Producers asked to report controlled burns

Thick black smoke on the horizon signals another parcel of agricultural land is being intentionally burned off by Marion County producers.

But farmers and ranchers who start the burn without notifying local fire districts are costing taxpayers extra money and potentially risking the lives of fellow citizens if the fire department makes an unnecessary run.

That’s why fire chiefs in Marion County are asking producers to inform authorities of their intentions by calling 620-382-2144.

“Anytime farmers or ranchers are planning a controlled burn, they should contact our our (county) communications office,” said Lester Kaiser, president of the Marion County Fire Chiefs Association.

“Whenever you run an emergency response, there’s always the chance of an accident.”

Controlled burns are a land-management tool for producers. Most controlled burns in Marion County involve wheat stubble, croplands or pasture.

“Producers should notify dispatch anytime they do a controlled burn,” said Kaiser, who is chief for Marion County Fire District No. 5. “This has nothing to do with burn bans or anything like that.”

Presently, producers aren’t subject to fines if they don’t notify officials, but Kaiser said it just makes good sense to place that call.

“There is a county resolution on this and copies of it may be obtained from the county,” Kaiser said. “If people have any questions, they should call their local fire department for guidelines on controlled burning.

“Right now, there’s nothing in place as far as a fine for not notifying dispatch about a controlled burn,” he added. “But each individual department is different- and some are thinking about having producers who don’t notify pay for that run.”

Kaiser said the fire departments are performing a service and the producer’s tax money is paying for those services. But notifying officials of a planned burn is one way to avoid wasting resources.

“If we make a run on a controlled burn, their costs and taxes will be increased,” Kaiser said. “There needs to be something done to slow down these calls.”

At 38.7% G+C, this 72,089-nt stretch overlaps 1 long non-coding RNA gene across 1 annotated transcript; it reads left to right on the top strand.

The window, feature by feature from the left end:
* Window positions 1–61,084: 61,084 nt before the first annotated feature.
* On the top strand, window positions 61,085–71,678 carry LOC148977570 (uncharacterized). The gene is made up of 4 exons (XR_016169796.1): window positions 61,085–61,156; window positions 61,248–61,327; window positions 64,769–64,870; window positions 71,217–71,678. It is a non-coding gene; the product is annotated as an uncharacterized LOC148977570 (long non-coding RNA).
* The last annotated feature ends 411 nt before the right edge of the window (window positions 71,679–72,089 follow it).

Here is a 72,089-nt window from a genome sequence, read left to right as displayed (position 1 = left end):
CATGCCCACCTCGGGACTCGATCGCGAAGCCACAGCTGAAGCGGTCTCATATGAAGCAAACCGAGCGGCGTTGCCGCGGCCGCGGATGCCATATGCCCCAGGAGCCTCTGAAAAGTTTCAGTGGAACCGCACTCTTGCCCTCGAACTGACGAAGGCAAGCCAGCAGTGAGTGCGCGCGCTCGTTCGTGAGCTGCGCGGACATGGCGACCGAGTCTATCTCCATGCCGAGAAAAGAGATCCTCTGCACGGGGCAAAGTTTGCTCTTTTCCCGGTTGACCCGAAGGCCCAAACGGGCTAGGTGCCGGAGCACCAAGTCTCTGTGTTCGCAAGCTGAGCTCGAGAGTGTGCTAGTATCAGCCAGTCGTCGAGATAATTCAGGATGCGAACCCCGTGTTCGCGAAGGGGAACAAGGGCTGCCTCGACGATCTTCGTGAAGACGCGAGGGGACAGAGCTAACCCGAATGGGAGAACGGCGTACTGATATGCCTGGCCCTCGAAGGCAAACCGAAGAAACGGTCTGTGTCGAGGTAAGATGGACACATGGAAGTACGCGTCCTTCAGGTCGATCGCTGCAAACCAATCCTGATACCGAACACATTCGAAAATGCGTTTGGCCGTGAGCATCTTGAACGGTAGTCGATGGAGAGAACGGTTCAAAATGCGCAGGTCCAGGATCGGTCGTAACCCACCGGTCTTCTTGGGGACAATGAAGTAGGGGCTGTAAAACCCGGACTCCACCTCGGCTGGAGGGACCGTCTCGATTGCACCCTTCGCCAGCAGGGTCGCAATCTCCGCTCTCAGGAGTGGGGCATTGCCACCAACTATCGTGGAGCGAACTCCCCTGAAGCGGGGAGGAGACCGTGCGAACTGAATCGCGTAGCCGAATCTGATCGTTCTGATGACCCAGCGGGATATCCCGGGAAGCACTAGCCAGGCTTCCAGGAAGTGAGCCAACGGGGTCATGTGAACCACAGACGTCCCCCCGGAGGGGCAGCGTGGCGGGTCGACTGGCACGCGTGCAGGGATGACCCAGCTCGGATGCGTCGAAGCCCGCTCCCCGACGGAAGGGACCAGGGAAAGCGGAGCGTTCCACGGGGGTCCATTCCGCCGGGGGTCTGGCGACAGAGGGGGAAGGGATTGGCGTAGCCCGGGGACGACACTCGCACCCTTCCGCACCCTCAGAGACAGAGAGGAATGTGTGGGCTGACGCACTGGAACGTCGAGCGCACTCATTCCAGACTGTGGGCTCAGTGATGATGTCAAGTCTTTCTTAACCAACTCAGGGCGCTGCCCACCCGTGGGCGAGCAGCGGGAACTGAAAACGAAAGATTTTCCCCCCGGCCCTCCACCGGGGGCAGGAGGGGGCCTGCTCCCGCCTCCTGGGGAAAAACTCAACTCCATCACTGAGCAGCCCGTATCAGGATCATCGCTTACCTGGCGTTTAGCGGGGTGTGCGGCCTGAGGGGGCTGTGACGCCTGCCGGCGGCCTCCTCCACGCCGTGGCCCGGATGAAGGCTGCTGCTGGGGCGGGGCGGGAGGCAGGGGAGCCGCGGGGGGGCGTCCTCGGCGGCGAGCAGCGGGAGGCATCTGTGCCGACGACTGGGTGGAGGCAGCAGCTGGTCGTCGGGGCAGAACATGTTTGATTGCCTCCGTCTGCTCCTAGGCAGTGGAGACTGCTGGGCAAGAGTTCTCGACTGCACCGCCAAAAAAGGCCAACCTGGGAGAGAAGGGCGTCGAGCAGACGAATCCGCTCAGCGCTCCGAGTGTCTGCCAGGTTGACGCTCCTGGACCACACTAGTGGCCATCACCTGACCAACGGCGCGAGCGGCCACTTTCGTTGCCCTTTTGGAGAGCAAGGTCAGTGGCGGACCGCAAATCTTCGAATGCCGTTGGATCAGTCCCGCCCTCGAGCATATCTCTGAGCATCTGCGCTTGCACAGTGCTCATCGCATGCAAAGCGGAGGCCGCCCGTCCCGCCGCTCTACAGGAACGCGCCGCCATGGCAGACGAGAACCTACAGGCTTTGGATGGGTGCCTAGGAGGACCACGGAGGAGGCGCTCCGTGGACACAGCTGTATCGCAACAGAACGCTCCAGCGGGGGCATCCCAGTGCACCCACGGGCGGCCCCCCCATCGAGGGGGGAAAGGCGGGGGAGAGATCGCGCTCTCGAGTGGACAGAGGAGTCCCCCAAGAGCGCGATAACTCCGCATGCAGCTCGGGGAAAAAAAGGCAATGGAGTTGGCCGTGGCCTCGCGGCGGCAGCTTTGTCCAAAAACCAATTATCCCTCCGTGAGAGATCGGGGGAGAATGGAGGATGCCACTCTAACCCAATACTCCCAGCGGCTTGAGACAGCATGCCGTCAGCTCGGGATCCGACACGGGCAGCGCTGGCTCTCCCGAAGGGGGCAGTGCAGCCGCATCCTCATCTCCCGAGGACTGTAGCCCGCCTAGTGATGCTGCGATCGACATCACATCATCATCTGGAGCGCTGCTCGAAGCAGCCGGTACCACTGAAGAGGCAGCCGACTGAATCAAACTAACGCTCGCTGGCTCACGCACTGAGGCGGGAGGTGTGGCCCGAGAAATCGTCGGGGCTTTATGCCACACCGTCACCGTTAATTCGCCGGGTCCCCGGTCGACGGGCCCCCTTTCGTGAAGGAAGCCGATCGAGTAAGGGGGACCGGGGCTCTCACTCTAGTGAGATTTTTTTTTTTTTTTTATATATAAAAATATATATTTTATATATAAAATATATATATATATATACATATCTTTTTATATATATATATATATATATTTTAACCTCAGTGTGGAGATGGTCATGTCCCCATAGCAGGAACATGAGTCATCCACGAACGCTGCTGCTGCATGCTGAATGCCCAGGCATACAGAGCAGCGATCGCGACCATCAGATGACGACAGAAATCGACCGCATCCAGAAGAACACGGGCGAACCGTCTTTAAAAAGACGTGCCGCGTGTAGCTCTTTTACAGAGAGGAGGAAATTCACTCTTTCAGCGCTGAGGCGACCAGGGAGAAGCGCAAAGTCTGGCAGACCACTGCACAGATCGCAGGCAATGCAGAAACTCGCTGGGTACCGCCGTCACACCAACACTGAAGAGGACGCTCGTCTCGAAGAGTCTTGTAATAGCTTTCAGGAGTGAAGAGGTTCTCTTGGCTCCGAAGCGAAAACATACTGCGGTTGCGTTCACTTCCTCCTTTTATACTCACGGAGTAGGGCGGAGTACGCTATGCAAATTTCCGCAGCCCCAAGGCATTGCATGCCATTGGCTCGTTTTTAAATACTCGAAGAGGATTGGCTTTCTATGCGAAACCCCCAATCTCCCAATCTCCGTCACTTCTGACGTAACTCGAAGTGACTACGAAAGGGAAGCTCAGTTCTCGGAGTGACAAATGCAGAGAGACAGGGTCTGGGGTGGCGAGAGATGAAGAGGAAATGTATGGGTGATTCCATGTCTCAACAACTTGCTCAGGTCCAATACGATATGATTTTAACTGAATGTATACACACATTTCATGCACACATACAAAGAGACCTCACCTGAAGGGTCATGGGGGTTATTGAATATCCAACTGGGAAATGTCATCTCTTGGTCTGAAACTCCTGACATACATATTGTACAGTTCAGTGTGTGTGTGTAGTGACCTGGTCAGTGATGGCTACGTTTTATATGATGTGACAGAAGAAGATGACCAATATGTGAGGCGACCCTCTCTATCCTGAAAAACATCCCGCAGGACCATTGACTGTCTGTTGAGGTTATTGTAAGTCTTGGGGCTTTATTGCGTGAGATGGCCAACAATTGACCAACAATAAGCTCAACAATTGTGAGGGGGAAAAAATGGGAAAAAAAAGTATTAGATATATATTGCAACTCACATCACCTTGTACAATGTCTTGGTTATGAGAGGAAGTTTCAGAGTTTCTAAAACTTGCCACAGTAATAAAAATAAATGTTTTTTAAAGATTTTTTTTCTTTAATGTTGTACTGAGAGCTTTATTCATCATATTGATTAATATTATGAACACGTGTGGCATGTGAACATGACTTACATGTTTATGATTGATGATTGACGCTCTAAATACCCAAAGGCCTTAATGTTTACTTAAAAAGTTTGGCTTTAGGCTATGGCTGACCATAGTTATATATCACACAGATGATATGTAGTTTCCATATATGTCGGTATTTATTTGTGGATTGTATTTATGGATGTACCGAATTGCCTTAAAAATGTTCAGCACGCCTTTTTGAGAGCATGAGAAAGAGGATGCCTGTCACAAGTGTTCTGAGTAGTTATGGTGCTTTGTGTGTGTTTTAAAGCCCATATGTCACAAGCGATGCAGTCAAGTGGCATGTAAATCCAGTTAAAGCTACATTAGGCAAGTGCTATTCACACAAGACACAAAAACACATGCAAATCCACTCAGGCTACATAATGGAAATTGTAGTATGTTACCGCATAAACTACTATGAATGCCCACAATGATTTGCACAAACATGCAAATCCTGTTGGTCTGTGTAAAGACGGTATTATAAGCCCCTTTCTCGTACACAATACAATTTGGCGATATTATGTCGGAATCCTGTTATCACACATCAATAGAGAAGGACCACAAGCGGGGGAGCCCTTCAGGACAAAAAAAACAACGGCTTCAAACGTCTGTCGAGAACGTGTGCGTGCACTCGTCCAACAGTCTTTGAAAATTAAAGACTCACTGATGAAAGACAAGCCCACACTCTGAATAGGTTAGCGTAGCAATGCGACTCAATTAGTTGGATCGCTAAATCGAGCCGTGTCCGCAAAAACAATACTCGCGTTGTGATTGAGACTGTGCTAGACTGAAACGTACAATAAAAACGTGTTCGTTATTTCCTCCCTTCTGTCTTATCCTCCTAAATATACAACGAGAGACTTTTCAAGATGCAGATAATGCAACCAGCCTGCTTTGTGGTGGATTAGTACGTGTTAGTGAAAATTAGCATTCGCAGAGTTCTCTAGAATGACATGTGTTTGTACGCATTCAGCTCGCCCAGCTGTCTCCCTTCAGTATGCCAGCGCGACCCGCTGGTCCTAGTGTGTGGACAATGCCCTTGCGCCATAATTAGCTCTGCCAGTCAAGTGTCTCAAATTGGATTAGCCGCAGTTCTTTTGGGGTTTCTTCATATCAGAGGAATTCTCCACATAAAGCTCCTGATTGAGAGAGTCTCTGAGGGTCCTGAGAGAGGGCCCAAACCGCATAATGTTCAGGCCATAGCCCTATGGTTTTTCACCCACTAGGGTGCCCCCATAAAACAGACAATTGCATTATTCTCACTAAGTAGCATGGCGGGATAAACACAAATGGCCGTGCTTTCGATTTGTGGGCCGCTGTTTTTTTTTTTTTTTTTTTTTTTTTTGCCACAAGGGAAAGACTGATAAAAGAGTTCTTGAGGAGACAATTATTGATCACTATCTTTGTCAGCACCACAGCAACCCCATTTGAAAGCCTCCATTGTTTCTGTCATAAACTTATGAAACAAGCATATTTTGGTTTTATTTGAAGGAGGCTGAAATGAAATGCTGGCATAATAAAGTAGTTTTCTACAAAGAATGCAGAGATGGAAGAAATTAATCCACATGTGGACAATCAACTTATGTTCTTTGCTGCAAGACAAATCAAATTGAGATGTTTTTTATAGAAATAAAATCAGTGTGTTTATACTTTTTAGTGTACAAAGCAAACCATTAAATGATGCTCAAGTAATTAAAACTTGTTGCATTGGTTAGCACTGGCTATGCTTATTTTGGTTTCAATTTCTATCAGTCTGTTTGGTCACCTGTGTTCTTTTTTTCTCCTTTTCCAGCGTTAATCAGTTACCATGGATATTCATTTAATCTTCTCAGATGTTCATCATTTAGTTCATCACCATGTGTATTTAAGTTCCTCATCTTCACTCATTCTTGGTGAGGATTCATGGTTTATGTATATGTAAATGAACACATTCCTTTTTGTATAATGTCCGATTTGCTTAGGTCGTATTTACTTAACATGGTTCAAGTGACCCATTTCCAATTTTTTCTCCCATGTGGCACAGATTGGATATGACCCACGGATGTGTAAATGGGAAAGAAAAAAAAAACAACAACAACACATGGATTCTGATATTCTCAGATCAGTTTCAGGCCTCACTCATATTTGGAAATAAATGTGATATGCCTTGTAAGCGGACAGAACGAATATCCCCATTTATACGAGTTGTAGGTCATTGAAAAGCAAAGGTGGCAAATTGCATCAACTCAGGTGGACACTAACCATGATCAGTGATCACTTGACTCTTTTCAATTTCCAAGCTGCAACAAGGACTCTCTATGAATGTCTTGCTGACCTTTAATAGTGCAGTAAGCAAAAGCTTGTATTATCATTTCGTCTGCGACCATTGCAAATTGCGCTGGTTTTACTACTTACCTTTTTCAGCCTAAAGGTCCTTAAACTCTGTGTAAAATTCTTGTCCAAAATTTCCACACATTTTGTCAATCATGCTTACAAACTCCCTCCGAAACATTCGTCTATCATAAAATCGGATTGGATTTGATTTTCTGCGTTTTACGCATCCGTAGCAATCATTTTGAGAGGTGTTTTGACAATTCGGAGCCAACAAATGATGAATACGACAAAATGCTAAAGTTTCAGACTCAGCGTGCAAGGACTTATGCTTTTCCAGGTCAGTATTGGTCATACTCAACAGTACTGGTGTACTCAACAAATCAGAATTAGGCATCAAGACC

Kaiser said local fire districts can inform a producer when a controlled burn is a bad risk.

“The dispatch uses the Rangeland Wildfire Index, which tells whether it’s advisable to burn based on the amount of rain we’ve had in the area,” he said.

With today’s advanced technology and the increased use of cellular telephones, the public is reporting more and more fires.

“If we get calls about smoke or fire visible, and we haven’t had anyone notify us of a controlled burn, we head out,” Kaiser said. “That automatically gets you thinking a couple of different ways-what do we have, and what are we going into.

“If that fire has been reported as a controlled burn, we cross check that and we know it was a planned fire.”

Kaiser said the worst-case scenario would be that the department is on a run for an unreported controlled burn when a genuine emergency erupts somewhere else.

“We have good mutual aid agreements with the other departments in the county, so we do cover for each other,” he said. “But a time factor is still involved because the closest district was busy.”

Another factor is the loss of time at a volunteer’s place of employment.

“We have 11 departments and about 190 firefighters in Marion County,” Kaiser said. “When these firefighters go out on a run, you have lost time for the employers-and some don’t even allow time off, so it actually costs the volunteers money to go on runs.

“You also have the chance of someone getting hurt on each run, too. So it would just be so much better and easier if people would call in their controlled burns.”

Another cost is out-of-pocket expenses.

“Some departments pay stipends for the volunteers,” Kaiser said. “Then you have the cost of fuel, vehicle maintenance, and the wear and tear on the vehicles.”

Although unreported controlled burns is still a problem, Kaiser said producers are getting better at making the call.

“Some areas are better than others,” he said.

With abundant rainfall this summer, Kaiser said a short dry spell could mean an active period for area fire districts.

“We’ve had a lot of good growth and if it turns dry, we’re going to have heavy fuel loads all over,” he cautioned. “I have a feeling we’ll be running our tails off.

“We sure won’t need to be going on any more runs if they’re not necessary.”

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